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Edinburgh Festival 2018: Sarah Crompton's top picks of what to see

Find out what our critic is looking forward to at the Edinburgh festival this year

An Edinburgh vista
© Chris Scott

The festival is almost upon us! Here's our critic Sarah Crompton's top picks of the Edinburgh Festivals.



Vertical Influences

Vertical Influences
© Alicia Clarke

The razor-sharp skaters of Canadian company Le Patin Libre bring wit and style to skating which is almost like dance and almost like sport. They return to Edinburgh with a new double-bill that (in the second half) invites the audience onto the ice to see their skill up-close. The challenge is not to flinch when they skate towards you.

Assembly at Murrayfield Ice Rink, 8 to 12, 15 to 19, 24 to 25 August, times vary



Kieran Hodgson

Kieran Hodgson

The last time Kieran Hodgson was at the Festival with his show Maestro, the venue was so full, I had to squeeze in and balance on a table to listen to him. He still made me laugh with his perfect fusion of dramatic monologue and comic observation. This year, he is striking a topical note, looking at why Britain joined Europe in the first place. Worth queuing early for.

Pleasance Courtyard 1 to 26 August, 20:15



Underground Railroad Game

Underground Railroad Game

A true hot ticket: a play that made the New York Times' list of the best plays of the last 25 years, Jennifer Kidwell and Scott R Sheppard star in their own creation as two fifth grade teachers with a radical approach to history, tackling race, slavery and sex in ways that are both comic and uncomfortable. American critics have described it as shocking – and sensational. One not to miss.

Traverse, 2 to 26 August, times vary



The Greatest Play in the History of the World

The Greatest Play in the History of the World
©Jonathan Keenan

I have to confess that if my Edinburgh Festival consisted of never moving from the Traverse, I'd be quite happy there. But that's not the only reason I can't wait to see Julie Hesmondhalgh in this monologue written for her by her husband Ian Kershaw. The former Coronation Street star is such a terrific actress she casts light on all she does.

Traverse, 2 to 26 August, times vary



Don't Tell Me Not to Fly

Ria Jones, Janie Dee and Danielle Hope
© Dan Wooller for WhatsOnStage

A performer is quite often the reason I want to see a show. Here, you get four terrific musical theatre interpreters – but not all at the same time. Janie Dee, Danielle Hope, Ria Jones and Claire Sweeney are taking turns to share songs from the shows and stories from their lives and celebrate women in general. Sounds excellent to me.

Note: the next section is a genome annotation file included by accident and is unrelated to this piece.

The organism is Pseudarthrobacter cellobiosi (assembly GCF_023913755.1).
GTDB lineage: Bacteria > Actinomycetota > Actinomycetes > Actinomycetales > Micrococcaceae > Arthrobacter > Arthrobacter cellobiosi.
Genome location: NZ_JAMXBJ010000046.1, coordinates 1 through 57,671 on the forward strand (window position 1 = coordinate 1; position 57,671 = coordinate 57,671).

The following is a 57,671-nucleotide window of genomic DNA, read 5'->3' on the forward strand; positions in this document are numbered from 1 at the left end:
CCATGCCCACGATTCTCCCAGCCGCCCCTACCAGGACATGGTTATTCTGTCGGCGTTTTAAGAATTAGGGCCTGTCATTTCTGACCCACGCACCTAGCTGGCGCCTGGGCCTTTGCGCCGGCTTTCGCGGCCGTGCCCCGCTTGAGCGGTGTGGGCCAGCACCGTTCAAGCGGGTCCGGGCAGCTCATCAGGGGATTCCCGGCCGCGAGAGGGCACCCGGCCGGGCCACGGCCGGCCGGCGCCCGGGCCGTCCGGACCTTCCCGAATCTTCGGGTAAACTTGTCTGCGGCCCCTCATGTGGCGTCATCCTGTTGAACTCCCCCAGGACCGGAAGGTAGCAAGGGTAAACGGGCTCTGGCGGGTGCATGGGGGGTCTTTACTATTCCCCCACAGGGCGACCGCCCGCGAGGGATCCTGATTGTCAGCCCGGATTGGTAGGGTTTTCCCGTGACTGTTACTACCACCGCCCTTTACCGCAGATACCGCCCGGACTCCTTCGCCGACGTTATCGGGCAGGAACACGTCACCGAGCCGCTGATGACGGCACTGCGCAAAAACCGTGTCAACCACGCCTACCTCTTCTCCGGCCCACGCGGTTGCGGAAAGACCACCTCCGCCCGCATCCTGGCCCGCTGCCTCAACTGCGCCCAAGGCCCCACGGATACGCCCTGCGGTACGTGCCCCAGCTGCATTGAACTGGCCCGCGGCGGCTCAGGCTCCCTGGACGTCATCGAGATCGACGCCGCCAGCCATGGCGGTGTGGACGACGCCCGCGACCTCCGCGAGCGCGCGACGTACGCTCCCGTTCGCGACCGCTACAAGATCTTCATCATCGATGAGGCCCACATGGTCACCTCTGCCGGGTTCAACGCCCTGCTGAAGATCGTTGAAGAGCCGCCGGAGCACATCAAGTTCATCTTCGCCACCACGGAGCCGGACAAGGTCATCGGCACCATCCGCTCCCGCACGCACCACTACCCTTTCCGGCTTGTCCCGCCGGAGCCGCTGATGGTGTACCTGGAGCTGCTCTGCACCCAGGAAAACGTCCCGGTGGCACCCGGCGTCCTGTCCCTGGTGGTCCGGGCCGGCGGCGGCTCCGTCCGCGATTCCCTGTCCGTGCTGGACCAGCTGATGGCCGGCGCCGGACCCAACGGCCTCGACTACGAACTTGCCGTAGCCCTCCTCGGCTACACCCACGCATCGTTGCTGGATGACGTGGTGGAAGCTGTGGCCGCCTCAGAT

Underbelly, McEwan Hall, 4 to 27 August, 17:00



It's True, It's True, It's True

It's True, It's True, It's True

One of the most intriguing stories in the history of art, the rape of the painter Artemisia Gentileschi, is brought to the stage by avant-garde theatre company Breach, who use transcripts of the seven-month long 1612 trial of Agostino Tassi to raise questions about women and art, then and now. The combination of an award-winning theatre company and a little-known but important narrative bodes very well.

Underbelly, Bristo Square 2 to 12, 14 to 26 August, 14:50



My Left Right Foot

My Left Right Foot
© Christopher Bowen

Many of my best memories of Edinburgh spring from productions from the National Theatre of Scotland. One of their offerings this year is this new musical comedy, made with Scotland's leading disability-led theatre company Birds of Paradise. With a book by Robert Softley Gale and music and lyrics by Scott Gilmour and Claire McKenzie and additional songs by Richard Thomas it's set in a local am dram company who want to stage My Left Foot. Irreverent and challenging, they say. Certainly original.

Assembly Roxy, 1 to 27 August, 18:10



La Maladie de la Mort

La Maladie de la Mort
© Stephen Cummiskey

The magnificent director Katie Mitchell teams up with writer Alice Birch (with whom she collaborated so thrillingly on Anatomy of a Suicide) and the Théâtre des Bouffes du Nord, to create this radically inverted adaptation of Marguerite Duras' unsettling novella about a man who hires a woman to spend weeks with him in a hotel by the sea. Anything he wants, she must do. This version, combining film, and theatre, can be seen at the Barbican, London after its Edinburgh performances as part of the International Festival.

Lyceum, 16 to 19 August, 20:00



Island Town

Island Town

Playwright Simon Longman, winner of the 2018 George Devine Award for Most Promising Playwright, and author of the bleak Gundog, brings his new play to the festival, under the auspices of Paines Plough and Theatr Clwyd. It's about three young people, dreaming of escape from their nowhere town and their nothing lives.

Summerhall, 1 to 26 August, times vary



Bon 4 Bon

Bon 4 Bon
(© Wei-Sheng Chen)

Taiwan has a surprisingly vibrant contemporary dance scene which is represented at Edinburgh by a small Taiwan season at various venues. The most attractive to me is this show, featuring four real brothers, who under the guidance of the Israeli choreographer Eyal Dadon, conjure memories and use mangoes to look at what it is to be a family.

Dancebase, 3 to 26 August, 17:00


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